Allow me to borrow some thoughts from a Methodist church consultant by the name of Dan Dick about working with childish behavior in ourselves and in the church.

Nothing is less charming than an over-tired child. The surly, cranky, selfish, off-putting behavior of exhausted children can try the patience of even the most saintly adult. I save this for last because in over twenty years of mediation and conflict work I believe that exhaustion and burn out are the leading causes of unpleasant, childish behavior in congregations. People bicker, and snipe, and snark, and argue, and insult each other because they don’t have anything more interesting or exciting to do. Any change will require effort, and many in the church are “too tired” to face any significant challenge.

In those cases, what is needed is a time out. But rather than make everyone go sit in a corner or lay their heads down on a desk, people in church leadership most often need retreat, silence, time to pray, to talk about their faith (not the demands of the institutional church), to discuss scripture, to vision, to listen, and to go outside and play for awhile. I regularly recommend a moratorium on meetings — suggesting that congregations that feel stuck take a few months off, replacing business meetings with Bible study, problem-solving with prayer, and planning with play. Shifting the focus from the task to rebuilding relationships helps people to remember why they come to church in the first place. Putting God and each other back in the center offers an opportunity to recover some childlike grace — building trust, loyalty, imagination, a sense of adventure and play — and to escape some of the drudgery that leads to childish acting out — bullying, fighting, protecting turf, and just plain old crankiness.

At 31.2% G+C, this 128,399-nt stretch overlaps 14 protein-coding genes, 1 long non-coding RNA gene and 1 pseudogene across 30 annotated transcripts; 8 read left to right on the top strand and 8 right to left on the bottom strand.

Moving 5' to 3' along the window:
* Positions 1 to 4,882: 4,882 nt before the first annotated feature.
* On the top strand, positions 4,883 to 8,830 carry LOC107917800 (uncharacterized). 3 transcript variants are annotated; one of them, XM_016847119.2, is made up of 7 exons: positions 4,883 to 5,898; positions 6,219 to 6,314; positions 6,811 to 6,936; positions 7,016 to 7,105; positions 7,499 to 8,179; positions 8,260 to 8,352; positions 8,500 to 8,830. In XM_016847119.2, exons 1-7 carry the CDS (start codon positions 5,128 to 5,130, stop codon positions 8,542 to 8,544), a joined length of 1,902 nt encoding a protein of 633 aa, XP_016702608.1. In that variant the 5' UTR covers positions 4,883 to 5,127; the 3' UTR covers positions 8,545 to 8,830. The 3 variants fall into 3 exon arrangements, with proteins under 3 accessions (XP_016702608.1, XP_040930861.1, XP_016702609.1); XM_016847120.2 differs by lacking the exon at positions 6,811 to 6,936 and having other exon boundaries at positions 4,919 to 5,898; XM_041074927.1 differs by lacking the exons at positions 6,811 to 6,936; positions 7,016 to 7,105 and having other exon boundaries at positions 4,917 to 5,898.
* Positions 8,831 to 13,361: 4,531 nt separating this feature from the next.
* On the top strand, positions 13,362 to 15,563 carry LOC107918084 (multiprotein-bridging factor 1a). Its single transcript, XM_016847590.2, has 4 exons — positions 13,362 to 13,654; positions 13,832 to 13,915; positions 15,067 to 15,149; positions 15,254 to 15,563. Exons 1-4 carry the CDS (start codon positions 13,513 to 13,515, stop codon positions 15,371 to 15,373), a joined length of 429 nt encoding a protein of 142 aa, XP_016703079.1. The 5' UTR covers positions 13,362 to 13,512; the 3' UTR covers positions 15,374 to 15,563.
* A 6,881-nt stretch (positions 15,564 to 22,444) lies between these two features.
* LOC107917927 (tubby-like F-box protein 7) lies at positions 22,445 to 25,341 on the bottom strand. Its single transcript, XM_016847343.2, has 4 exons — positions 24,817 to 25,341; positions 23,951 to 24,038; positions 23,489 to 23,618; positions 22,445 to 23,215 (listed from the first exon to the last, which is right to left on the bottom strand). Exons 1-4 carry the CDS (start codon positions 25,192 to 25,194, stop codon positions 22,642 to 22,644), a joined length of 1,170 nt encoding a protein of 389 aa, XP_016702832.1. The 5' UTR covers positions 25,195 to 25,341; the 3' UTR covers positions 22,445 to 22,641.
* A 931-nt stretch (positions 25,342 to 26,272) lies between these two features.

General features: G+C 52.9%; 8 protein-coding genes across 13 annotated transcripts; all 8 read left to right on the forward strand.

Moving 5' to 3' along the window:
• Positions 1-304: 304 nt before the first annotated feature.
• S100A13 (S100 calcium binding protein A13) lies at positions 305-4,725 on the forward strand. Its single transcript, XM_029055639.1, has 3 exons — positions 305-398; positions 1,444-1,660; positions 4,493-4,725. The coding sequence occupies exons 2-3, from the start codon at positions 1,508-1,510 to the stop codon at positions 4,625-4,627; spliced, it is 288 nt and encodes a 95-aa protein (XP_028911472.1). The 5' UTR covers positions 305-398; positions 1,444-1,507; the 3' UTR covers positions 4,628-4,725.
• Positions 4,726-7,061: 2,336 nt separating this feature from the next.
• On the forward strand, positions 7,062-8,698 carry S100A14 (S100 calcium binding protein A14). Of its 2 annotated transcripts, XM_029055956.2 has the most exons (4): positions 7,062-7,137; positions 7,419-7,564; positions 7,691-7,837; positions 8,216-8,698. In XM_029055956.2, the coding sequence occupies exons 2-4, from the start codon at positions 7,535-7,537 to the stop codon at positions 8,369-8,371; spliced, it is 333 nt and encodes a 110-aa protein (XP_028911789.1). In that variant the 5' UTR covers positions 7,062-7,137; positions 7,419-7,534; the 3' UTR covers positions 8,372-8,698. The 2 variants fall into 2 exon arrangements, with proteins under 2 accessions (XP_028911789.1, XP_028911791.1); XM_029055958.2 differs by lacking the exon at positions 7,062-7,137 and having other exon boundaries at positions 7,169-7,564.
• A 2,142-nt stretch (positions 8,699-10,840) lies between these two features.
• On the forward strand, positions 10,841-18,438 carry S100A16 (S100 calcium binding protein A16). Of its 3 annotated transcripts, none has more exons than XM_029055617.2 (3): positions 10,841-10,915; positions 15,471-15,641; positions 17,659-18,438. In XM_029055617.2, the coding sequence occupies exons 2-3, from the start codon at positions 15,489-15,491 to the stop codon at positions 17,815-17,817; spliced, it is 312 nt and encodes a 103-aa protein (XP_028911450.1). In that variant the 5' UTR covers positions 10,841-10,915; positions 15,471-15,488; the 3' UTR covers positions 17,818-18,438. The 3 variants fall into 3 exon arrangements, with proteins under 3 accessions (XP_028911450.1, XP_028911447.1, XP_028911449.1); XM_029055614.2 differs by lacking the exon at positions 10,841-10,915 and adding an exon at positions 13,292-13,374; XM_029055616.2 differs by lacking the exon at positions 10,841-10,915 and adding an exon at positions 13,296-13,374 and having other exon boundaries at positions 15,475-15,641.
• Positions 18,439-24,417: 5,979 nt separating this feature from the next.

So friends, as we head into the rigors of a Capital Campaign, let’s be sure we take enough time to breathe. Deep breathing prayer helps to control the anxiety that is the enemy of faith. Taking time for retreat, silence, time to pray, opportunities to discuss the scripture, to walk with Jesus, to listen, to go outside and play. Maybe we need a summer moratorium on meetings, a little time off to renew relationships, to rediscover why Jesus calls us into the life of the community of faith. Let’s make a commitment to one another to set aside our anxiety about how the bills are going to get paid, and whether or not the church is going to survive, and how the numbers are doing, and instead let’s offer up all that anxiety in prayer. Let’s ask God to walk with us, and one by one offer up to Jesus’ healing touch those little unredeemed corners of our souls. So that God might transform all of us into the loving, caring, liberated people God created us to be.